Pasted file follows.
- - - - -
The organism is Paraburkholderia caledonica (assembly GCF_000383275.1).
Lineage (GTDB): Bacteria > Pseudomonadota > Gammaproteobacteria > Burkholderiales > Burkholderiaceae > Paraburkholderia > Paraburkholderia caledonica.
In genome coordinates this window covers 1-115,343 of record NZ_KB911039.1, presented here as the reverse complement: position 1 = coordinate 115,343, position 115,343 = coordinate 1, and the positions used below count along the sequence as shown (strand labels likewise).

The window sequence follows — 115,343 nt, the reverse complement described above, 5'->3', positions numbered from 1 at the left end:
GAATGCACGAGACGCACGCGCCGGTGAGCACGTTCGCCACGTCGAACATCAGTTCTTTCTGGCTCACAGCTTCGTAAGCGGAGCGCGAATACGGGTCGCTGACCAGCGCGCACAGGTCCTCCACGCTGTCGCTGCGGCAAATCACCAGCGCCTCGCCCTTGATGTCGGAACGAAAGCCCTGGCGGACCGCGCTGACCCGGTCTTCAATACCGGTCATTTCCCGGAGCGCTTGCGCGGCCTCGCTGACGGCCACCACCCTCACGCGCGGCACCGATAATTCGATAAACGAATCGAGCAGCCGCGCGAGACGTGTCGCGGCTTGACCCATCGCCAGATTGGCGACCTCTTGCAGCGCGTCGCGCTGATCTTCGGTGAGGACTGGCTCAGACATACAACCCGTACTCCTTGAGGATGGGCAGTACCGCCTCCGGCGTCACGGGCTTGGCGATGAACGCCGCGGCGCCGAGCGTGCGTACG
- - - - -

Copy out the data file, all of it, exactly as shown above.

The organism is Paraburkholderia caledonica (assembly GCF_000383275.1).
Lineage (GTDB): Bacteria > Pseudomonadota > Gammaproteobacteria > Burkholderiales > Burkholderiaceae > Paraburkholderia > Paraburkholderia caledonica.
In genome coordinates this window covers 1-115,343 of record NZ_KB911039.1, presented here as the reverse complement: position 1 = coordinate 115,343, position 115,343 = coordinate 1, and the positions used below count along the sequence as shown (strand labels likewise).

The window sequence follows — 115,343 nt, the reverse complement described above, 5'->3', positions numbered from 1 at the left end:
GAATGCACGAGACGCACGCGCCGGTGAGCACGTTCGCCACGTCGAACATCAGTTCTTTCTGGCTCACAGCTTCGTAAGCGGAGCGCGAATACGGGTCGCTGACCAGCGCGCACAGGTCCTCCACGCTGTCGCTGCGGCAAATCACCAGCGCCTCGCCCTTGATGTCGGAACGAAAGCCCTGGCGGACCGCGCTGACCCGGTCTTCAATACCGGTCATTTCCCGGAGCGCTTGCGCGGCCTCGCTGACGGCCACCACCCTCACGCGCGGCACCGATAATTCGATAAACGAATCGAGCAGCCGCGCGAGACGTGTCGCGGCTTGACCCATCGCCAGATTGGCGACCTCTTGCAGCGCGTCGCGCTGATCTTCGGTGAGGACTGGCTCAGACATACAACCCGTACTCCTTGAGGATGGGCAGTACCGCCTCCGGCGTCACGGGCTTGGCGATGAACGCCGCGGCGCCGAGCGTGCGTACG